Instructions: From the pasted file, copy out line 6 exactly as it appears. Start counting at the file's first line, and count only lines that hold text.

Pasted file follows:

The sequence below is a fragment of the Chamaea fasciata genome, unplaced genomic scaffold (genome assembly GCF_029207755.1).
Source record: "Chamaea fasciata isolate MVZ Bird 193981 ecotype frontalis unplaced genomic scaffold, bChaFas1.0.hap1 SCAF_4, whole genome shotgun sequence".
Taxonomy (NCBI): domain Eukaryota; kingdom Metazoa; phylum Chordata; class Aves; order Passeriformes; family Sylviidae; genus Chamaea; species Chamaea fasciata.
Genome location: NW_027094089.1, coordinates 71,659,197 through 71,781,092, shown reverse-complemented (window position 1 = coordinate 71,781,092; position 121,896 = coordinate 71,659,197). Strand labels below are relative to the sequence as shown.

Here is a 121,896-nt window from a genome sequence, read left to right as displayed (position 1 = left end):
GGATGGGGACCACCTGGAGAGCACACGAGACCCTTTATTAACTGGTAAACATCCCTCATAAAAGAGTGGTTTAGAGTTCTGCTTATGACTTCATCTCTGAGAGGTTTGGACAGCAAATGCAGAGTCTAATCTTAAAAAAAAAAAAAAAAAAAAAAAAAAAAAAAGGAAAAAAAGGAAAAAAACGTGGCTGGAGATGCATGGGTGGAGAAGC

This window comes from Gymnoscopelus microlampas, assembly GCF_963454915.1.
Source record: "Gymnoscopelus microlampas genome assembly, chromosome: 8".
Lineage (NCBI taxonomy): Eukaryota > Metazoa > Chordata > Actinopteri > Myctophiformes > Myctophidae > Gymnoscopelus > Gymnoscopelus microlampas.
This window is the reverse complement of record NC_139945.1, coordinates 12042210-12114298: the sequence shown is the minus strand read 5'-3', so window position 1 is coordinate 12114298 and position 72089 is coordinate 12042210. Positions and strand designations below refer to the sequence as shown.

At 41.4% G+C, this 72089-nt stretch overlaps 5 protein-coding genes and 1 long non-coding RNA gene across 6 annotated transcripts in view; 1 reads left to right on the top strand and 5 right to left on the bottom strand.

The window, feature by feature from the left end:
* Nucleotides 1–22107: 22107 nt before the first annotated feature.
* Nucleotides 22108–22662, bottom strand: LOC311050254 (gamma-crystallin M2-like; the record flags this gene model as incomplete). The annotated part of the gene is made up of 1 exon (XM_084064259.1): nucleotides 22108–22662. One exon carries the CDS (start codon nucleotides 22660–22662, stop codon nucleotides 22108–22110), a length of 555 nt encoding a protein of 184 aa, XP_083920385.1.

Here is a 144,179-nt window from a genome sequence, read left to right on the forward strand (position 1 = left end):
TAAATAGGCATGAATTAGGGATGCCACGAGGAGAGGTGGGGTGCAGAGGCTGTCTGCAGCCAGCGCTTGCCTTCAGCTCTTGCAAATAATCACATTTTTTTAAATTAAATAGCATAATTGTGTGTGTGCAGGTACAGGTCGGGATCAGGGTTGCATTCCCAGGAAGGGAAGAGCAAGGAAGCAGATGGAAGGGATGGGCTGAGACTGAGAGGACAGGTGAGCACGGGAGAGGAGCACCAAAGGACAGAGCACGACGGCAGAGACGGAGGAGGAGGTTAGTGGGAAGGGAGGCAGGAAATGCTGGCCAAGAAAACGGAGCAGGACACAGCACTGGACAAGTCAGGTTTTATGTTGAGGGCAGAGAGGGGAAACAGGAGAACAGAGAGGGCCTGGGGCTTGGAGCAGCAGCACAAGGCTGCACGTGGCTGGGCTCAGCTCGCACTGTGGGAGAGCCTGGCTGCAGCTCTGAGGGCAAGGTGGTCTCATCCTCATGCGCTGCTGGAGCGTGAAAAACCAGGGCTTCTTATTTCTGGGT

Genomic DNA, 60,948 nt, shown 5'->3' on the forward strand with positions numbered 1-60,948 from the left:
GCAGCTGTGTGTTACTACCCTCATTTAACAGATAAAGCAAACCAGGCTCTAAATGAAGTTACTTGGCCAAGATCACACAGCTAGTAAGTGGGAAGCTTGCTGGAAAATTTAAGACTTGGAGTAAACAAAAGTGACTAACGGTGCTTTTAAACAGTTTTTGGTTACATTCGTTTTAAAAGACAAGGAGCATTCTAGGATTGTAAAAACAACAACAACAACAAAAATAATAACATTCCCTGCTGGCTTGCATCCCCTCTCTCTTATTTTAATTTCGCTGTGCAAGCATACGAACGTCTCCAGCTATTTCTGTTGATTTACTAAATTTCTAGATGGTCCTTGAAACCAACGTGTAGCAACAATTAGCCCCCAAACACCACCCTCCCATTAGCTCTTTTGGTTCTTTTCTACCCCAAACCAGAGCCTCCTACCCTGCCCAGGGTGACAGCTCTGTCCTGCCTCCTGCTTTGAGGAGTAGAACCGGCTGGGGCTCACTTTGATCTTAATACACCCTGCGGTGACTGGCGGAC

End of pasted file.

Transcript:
GGATGGGGACCACCTGGAGAGCACACGAGACCCTTTATTAACTGGTAAACATCCCTCATAAAAGAGTGGTTTAGAGTTCTGCTTATGACTTCATCTCTGAGAGGTTTGGACAGCAAATGCAGAGTCTAATCTTAAAAAAAAAAAAAAAAAAAAAAAAAAAAAAAGGAAAAAAAGGAAAAAAACGTGGCTGGAGATGCATGGGTGGAGAAGC